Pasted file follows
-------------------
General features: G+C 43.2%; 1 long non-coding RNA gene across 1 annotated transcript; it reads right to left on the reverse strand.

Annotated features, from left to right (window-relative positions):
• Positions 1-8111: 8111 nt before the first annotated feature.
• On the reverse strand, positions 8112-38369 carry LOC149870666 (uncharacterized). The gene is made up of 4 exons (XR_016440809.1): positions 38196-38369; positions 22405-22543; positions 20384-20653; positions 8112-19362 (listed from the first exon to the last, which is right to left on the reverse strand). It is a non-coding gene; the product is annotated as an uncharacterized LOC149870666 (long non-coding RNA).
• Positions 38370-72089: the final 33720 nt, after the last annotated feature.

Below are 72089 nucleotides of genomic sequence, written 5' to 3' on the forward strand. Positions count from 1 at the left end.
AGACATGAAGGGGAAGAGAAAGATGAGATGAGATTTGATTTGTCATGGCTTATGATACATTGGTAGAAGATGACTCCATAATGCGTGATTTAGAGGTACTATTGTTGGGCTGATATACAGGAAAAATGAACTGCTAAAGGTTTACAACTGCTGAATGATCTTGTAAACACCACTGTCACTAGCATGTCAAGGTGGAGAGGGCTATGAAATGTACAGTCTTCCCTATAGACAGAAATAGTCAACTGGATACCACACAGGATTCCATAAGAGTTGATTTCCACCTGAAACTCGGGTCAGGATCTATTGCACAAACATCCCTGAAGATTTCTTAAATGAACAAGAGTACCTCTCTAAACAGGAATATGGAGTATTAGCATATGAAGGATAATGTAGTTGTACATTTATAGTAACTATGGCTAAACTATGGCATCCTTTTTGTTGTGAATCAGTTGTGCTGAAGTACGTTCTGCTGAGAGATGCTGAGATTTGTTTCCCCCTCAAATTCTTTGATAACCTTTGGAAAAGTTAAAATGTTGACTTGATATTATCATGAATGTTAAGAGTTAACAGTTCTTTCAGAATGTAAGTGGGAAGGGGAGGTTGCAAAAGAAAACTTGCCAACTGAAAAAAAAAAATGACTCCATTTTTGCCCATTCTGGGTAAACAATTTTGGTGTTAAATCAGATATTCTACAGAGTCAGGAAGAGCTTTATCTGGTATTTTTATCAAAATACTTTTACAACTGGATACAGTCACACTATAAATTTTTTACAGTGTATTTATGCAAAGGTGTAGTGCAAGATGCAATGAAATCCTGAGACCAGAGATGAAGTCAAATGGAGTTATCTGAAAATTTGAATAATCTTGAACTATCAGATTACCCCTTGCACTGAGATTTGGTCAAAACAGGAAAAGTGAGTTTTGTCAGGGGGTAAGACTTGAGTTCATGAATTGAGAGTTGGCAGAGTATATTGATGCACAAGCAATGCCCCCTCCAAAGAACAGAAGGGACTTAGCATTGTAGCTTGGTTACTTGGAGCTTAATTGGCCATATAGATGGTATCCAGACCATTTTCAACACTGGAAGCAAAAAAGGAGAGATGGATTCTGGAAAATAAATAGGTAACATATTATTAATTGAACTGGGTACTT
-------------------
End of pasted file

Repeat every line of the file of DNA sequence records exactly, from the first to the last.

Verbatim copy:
General features: G+C 43.2%; 1 long non-coding RNA gene across 1 annotated transcript; it reads right to left on the reverse strand.

Annotated features, from left to right (window-relative positions):
• Positions 1-8111: 8111 nt before the first annotated feature.
• On the reverse strand, positions 8112-38369 carry LOC149870666 (uncharacterized). The gene is made up of 4 exons (XR_016440809.1): positions 38196-38369; positions 22405-22543; positions 20384-20653; positions 8112-19362 (listed from the first exon to the last, which is right to left on the reverse strand). It is a non-coding gene; the product is annotated as an uncharacterized LOC149870666 (long non-coding RNA).
• Positions 38370-72089: the final 33720 nt, after the last annotated feature.

Below are 72089 nucleotides of genomic sequence, written 5' to 3' on the forward strand. Positions count from 1 at the left end.
AGACATGAAGGGGAAGAGAAAGATGAGATGAGATTTGATTTGTCATGGCTTATGATACATTGGTAGAAGATGACTCCATAATGCGTGATTTAGAGGTACTATTGTTGGGCTGATATACAGGAAAAATGAACTGCTAAAGGTTTACAACTGCTGAATGATCTTGTAAACACCACTGTCACTAGCATGTCAAGGTGGAGAGGGCTATGAAATGTACAGTCTTCCCTATAGACAGAAATAGTCAACTGGATACCACACAGGATTCCATAAGAGTTGATTTCCACCTGAAACTCGGGTCAGGATCTATTGCACAAACATCCCTGAAGATTTCTTAAATGAACAAGAGTACCTCTCTAAACAGGAATATGGAGTATTAGCATATGAAGGATAATGTAGTTGTACATTTATAGTAACTATGGCTAAACTATGGCATCCTTTTTGTTGTGAATCAGTTGTGCTGAAGTACGTTCTGCTGAGAGATGCTGAGATTTGTTTCCCCCTCAAATTCTTTGATAACCTTTGGAAAAGTTAAAATGTTGACTTGATATTATCATGAATGTTAAGAGTTAACAGTTCTTTCAGAATGTAAGTGGGAAGGGGAGGTTGCAAAAGAAAACTTGCCAACTGAAAAAAAAAAATGACTCCATTTTTGCCCATTCTGGGTAAACAATTTTGGTGTTAAATCAGATATTCTACAGAGTCAGGAAGAGCTTTATCTGGTATTTTTATCAAAATACTTTTACAACTGGATACAGTCACACTATAAATTTTTTACAGTGTATTTATGCAAAGGTGTAGTGCAAGATGCAATGAAATCCTGAGACCAGAGATGAAGTCAAATGGAGTTATCTGAAAATTTGAATAATCTTGAACTATCAGATTACCCCTTGCACTGAGATTTGGTCAAAACAGGAAAAGTGAGTTTTGTCAGGGGGTAAGACTTGAGTTCATGAATTGAGAGTTGGCAGAGTATATTGATGCACAAGCAATGCCCCCTCCAAAGAACAGAAGGGACTTAGCATTGTAGCTTGGTTACTTGGAGCTTAATTGGCCATATAGATGGTATCCAGACCATTTTCAACACTGGAAGCAAAAAAGGAGAGATGGATTCTGGAAAATAAATAGGTAACATATTATTAATTGAACTGGGTACTT